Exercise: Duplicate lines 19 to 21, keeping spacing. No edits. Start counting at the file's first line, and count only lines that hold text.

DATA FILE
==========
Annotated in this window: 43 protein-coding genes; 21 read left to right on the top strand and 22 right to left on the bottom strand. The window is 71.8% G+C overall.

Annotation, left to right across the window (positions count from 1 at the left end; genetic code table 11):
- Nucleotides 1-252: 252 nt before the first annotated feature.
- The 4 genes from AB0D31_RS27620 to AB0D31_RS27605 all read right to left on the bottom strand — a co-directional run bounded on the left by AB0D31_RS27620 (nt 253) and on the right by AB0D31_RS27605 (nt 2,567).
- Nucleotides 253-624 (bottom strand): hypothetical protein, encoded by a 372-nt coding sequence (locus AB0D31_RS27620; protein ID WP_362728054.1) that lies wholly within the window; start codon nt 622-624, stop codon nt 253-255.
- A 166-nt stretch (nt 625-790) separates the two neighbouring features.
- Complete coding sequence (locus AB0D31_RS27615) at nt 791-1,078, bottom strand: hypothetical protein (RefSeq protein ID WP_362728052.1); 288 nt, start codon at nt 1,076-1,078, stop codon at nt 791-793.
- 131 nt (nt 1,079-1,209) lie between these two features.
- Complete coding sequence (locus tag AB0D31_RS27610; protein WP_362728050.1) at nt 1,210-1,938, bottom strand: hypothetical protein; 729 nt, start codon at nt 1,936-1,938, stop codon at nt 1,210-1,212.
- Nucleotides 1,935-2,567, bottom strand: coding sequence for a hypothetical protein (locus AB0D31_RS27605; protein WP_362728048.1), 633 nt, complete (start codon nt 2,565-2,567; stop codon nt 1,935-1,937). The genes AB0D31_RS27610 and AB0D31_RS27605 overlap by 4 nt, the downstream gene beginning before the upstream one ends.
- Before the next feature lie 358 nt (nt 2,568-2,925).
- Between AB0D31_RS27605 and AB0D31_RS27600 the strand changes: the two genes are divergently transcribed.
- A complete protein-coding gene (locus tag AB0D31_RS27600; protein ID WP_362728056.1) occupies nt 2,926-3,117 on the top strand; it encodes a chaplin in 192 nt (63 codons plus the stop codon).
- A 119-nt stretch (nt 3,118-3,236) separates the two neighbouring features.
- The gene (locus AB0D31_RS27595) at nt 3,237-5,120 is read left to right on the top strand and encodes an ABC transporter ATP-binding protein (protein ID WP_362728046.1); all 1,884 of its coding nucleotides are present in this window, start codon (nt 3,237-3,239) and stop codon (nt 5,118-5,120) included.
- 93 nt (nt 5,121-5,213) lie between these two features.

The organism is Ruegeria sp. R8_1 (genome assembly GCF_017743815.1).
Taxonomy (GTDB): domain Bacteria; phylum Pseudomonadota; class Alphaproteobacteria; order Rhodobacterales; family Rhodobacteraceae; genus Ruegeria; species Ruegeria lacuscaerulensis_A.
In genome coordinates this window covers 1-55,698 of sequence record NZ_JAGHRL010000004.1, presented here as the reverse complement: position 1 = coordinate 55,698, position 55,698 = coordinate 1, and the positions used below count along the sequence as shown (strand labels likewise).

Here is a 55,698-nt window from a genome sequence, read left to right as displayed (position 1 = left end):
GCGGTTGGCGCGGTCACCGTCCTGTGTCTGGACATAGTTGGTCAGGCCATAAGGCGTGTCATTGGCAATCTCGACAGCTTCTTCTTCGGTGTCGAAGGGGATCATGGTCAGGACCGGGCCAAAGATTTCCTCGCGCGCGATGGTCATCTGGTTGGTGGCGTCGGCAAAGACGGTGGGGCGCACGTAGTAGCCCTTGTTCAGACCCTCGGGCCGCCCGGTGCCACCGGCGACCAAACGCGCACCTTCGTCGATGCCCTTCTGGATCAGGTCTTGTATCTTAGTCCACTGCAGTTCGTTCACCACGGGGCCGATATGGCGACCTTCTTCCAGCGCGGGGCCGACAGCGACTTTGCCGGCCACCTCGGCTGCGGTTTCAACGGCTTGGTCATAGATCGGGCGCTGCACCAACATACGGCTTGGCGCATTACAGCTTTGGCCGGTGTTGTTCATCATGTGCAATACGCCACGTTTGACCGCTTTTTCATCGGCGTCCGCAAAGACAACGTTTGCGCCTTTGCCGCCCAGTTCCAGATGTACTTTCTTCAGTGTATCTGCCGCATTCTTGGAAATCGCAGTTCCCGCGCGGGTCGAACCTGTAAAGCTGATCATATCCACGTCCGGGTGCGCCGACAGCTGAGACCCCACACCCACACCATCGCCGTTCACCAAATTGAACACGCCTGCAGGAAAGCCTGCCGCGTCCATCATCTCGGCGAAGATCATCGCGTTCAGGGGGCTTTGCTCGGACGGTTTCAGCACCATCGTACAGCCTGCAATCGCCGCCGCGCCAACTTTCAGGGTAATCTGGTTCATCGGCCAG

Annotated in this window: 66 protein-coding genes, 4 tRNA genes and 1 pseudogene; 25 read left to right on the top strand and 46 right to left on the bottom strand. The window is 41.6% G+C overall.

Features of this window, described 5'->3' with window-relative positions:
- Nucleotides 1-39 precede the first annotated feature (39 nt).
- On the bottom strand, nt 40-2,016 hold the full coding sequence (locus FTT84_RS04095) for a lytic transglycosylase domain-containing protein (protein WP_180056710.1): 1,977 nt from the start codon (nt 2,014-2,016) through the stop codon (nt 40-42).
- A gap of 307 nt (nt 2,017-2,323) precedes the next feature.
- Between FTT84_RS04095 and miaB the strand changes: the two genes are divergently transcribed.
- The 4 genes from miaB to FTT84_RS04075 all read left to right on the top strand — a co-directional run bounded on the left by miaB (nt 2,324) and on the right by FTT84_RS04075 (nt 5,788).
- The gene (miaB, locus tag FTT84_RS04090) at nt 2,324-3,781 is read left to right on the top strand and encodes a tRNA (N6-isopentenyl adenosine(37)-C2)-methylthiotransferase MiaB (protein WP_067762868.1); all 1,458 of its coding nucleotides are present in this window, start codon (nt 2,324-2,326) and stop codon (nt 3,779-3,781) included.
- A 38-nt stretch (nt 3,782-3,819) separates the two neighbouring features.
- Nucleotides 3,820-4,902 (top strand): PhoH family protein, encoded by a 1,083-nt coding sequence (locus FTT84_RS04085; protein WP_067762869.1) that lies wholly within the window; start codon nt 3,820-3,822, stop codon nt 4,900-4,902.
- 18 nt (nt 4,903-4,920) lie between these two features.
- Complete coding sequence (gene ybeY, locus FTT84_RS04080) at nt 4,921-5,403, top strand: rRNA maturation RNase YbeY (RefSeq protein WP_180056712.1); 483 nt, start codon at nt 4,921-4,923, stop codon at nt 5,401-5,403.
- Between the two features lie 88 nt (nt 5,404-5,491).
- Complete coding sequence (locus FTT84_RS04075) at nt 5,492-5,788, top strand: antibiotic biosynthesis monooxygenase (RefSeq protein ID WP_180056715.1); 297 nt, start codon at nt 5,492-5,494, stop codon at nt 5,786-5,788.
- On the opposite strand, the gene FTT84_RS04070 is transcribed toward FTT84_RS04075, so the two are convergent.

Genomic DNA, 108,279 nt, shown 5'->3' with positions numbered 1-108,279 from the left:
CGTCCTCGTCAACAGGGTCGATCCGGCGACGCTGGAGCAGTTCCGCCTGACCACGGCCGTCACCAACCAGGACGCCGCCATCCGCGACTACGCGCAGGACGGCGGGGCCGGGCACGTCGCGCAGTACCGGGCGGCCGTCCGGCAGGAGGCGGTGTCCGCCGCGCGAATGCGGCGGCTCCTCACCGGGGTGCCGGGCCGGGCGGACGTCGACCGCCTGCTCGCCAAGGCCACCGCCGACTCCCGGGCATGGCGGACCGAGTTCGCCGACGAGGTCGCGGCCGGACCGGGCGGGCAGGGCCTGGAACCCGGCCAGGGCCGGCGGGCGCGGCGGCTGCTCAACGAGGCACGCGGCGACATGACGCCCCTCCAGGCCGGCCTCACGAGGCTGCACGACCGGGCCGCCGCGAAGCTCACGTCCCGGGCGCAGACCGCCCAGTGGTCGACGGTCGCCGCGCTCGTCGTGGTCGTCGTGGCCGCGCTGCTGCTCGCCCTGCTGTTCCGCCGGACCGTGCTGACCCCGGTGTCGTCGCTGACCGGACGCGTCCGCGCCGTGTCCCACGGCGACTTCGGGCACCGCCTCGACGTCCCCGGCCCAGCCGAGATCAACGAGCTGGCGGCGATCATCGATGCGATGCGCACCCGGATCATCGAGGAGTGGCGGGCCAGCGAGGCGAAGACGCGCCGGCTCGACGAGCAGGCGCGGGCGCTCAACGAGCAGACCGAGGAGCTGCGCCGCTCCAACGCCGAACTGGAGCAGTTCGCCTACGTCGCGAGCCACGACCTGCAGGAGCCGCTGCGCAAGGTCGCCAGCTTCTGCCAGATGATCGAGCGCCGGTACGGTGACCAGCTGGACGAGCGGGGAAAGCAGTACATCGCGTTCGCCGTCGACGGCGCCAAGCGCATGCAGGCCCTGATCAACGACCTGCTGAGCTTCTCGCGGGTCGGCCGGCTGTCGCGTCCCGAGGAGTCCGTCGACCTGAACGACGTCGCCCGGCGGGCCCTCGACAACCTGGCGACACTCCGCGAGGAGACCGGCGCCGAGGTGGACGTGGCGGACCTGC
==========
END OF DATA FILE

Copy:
In genome coordinates this window covers 1-55,698 of sequence record NZ_JAGHRL010000004.1, presented here as the reverse complement: position 1 = coordinate 55,698, position 55,698 = coordinate 1, and the positions used below count along the sequence as shown (strand labels likewise).

Here is a 55,698-nt window from a genome sequence, read left to right as displayed (position 1 = left end):
GCGGTTGGCGCGGTCACCGTCCTGTGTCTGGACATAGTTGGTCAGGCCATAAGGCGTGTCATTGGCAATCTCGACAGCTTCTTCTTCGGTGTCGAAGGGGATCATGGTCAGGACCGGGCCAAAGATTTCCTCGCGCGCGATGGTCATCTGGTTGGTGGCGTCGGCAAAGACGGTGGGGCGCACGTAGTAGCCCTTGTTCAGACCCTCGGGCCGCCCGGTGCCACCGGCGACCAAACGCGCACCTTCGTCGATGCCCTTCTGGATCAGGTCTTGTATCTTAGTCCACTGCAGTTCGTTCACCACGGGGCCGATATGGCGACCTTCTTCCAGCGCGGGGCCGACAGCGACTTTGCCGGCCACCTCGGCTGCGGTTTCAACGGCTTGGTCATAGATCGGGCGCTGCACCAACATACGGCTTGGCGCATTACAGCTTTGGCCGGTGTTGTTCATCATGTGCAATACGCCACGTTTGACCGCTTTTTCATCGGCGTCCGCAAAGACAACGTTTGCGCCTTTGCCGCCCAGTTCCAGATGTACTTTCTTCAGTGTATCTGCCGCATTCTTGGAAATCGCAGTTCCCGCGCGGGTCGAACCTGTAAAGCTGATCATATCCACGTCCGGGTGCGCCGACAGCTGAGACCCCACACCCACACCATCGCCGTTCACCAAATTGAACACGCCTGCAGGAAAGCCTGCCGCGTCCATCATCTCGGCGAAGATCATCGCGTTCAGGGGGCTTTGCTCGGACGGTTTCAGCACCATCGTACAGCCTGCAATCGCCGCCGCGCCAACTTTCAGGGTAATCTGGTTCATCGGCCAG